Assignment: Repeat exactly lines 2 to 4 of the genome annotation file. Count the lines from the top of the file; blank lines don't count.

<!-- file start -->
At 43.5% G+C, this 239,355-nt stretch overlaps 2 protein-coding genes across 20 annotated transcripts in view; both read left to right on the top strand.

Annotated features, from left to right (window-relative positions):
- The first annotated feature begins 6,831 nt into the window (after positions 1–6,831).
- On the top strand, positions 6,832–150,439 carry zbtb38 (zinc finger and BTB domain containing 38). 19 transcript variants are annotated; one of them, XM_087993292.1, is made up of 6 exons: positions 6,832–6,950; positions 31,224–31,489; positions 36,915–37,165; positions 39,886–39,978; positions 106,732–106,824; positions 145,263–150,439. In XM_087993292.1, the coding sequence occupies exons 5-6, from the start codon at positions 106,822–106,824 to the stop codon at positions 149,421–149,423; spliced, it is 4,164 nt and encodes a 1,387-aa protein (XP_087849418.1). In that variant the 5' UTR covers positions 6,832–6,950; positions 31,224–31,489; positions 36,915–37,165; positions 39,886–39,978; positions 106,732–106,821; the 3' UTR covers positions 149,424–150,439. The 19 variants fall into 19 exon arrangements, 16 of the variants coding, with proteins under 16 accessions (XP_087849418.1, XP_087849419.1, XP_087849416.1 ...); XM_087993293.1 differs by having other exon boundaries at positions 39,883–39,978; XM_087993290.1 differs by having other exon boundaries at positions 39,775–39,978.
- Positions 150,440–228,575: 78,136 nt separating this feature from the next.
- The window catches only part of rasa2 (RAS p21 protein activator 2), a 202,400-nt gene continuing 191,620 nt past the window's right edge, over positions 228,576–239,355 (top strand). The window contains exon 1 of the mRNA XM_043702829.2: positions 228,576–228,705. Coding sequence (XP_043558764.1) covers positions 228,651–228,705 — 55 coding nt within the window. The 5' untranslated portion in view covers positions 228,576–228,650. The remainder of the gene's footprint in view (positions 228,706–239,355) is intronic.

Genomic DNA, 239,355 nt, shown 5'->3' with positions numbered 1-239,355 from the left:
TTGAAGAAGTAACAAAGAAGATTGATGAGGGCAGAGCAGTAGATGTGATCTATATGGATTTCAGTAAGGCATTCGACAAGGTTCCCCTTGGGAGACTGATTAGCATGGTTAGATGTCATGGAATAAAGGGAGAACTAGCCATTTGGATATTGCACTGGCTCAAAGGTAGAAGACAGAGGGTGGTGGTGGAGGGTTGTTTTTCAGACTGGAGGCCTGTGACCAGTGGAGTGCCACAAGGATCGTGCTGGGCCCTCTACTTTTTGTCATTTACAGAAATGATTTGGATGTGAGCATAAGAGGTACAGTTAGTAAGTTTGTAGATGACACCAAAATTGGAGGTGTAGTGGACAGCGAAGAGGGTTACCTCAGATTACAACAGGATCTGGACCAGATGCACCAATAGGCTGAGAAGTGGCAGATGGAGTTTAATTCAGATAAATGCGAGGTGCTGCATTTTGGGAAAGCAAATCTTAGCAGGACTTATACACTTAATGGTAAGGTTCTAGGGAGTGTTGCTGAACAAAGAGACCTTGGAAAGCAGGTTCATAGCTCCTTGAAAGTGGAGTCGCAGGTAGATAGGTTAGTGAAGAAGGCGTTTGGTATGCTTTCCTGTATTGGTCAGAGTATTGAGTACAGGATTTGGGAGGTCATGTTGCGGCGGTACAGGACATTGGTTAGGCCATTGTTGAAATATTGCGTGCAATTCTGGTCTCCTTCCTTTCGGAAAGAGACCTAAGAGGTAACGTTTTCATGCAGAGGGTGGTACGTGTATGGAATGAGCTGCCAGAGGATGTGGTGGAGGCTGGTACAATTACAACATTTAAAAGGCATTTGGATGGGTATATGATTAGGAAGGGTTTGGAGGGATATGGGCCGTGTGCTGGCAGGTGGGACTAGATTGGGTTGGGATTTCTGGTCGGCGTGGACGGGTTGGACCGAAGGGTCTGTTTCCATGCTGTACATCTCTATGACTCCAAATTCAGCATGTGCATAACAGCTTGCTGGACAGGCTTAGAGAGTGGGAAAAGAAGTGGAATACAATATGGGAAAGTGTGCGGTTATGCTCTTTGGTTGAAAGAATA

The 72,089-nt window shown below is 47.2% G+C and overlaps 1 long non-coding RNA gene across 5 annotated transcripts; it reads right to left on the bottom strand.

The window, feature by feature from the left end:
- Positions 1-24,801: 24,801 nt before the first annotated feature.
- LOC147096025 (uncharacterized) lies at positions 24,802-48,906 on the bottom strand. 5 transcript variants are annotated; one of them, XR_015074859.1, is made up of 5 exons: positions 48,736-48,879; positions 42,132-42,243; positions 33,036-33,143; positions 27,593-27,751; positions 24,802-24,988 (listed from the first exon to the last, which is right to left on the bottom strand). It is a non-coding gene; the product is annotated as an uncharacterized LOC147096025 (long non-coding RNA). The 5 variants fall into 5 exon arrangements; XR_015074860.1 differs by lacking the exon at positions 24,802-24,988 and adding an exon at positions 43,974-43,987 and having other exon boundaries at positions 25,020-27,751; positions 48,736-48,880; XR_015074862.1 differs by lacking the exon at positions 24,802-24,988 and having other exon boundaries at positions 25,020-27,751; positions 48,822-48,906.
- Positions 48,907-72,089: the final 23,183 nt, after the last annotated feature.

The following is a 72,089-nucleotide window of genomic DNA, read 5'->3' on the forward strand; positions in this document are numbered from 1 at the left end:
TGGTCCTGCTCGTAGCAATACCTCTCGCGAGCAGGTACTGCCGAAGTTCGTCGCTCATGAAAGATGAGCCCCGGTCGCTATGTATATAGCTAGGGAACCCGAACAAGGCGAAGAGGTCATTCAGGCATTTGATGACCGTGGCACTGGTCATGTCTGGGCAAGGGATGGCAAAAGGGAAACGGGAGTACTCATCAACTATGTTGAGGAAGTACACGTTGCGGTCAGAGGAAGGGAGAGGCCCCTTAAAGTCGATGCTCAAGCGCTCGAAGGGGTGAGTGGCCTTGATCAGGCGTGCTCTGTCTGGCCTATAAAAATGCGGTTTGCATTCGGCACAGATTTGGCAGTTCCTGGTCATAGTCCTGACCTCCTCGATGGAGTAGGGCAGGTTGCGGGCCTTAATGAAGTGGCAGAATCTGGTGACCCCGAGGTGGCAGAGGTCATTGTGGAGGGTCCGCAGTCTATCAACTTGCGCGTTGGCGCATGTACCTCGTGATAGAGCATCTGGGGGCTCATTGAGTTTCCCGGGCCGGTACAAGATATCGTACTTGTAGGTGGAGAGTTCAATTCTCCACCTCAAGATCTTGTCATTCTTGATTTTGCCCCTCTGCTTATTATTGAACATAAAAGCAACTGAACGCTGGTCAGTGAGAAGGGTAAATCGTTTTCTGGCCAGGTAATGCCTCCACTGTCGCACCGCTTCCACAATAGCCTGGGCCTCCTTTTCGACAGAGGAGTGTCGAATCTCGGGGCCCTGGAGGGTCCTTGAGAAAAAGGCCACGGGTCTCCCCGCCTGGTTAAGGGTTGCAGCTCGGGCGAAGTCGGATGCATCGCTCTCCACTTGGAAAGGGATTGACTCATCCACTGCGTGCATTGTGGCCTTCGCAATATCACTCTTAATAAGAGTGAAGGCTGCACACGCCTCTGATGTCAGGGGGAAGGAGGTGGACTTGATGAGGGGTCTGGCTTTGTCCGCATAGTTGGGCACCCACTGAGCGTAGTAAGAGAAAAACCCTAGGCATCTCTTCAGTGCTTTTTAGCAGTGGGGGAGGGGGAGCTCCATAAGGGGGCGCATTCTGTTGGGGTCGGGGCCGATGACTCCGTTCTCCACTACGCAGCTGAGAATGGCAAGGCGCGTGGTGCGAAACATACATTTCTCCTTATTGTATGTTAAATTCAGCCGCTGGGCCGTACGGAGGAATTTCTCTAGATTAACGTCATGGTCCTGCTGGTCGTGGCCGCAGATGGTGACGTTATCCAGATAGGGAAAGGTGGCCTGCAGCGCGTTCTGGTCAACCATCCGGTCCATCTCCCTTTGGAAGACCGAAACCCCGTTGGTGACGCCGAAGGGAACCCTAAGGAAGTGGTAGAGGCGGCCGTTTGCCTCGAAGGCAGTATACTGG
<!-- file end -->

Annotated features, from left to right (window-relative positions):
- The first annotated feature begins 6,831 nt into the window (after positions 1–6,831).
- On the top strand, positions 6,832–150,439 carry zbtb38 (zinc finger and BTB domain containing 38). 19 transcript variants are annotated; one of them, XM_087993292.1, is made up of 6 exons: positions 6,832–6,950; positions 31,224–31,489; positions 36,915–37,165; positions 39,886–39,978; positions 106,732–106,824; positions 145,263–150,439. In XM_087993292.1, the coding sequence occupies exons 5-6, from the start codon at positions 106,822–106,824 to the stop codon at positions 149,421–149,423; spliced, it is 4,164 nt and encodes a 1,387-aa protein (XP_087849418.1). In that variant the 5' UTR covers positions 6,832–6,950; positions 31,224–31,489; positions 36,915–37,165; positions 39,886–39,978; positions 106,732–106,821; the 3' UTR covers positions 149,424–150,439. The 19 variants fall into 19 exon arrangements, 16 of the variants coding, with proteins under 16 accessions (XP_087849418.1, XP_087849419.1, XP_087849416.1 ...); XM_087993293.1 differs by having other exon boundaries at positions 39,883–39,978; XM_087993290.1 differs by having other exon boundaries at positions 39,775–39,978.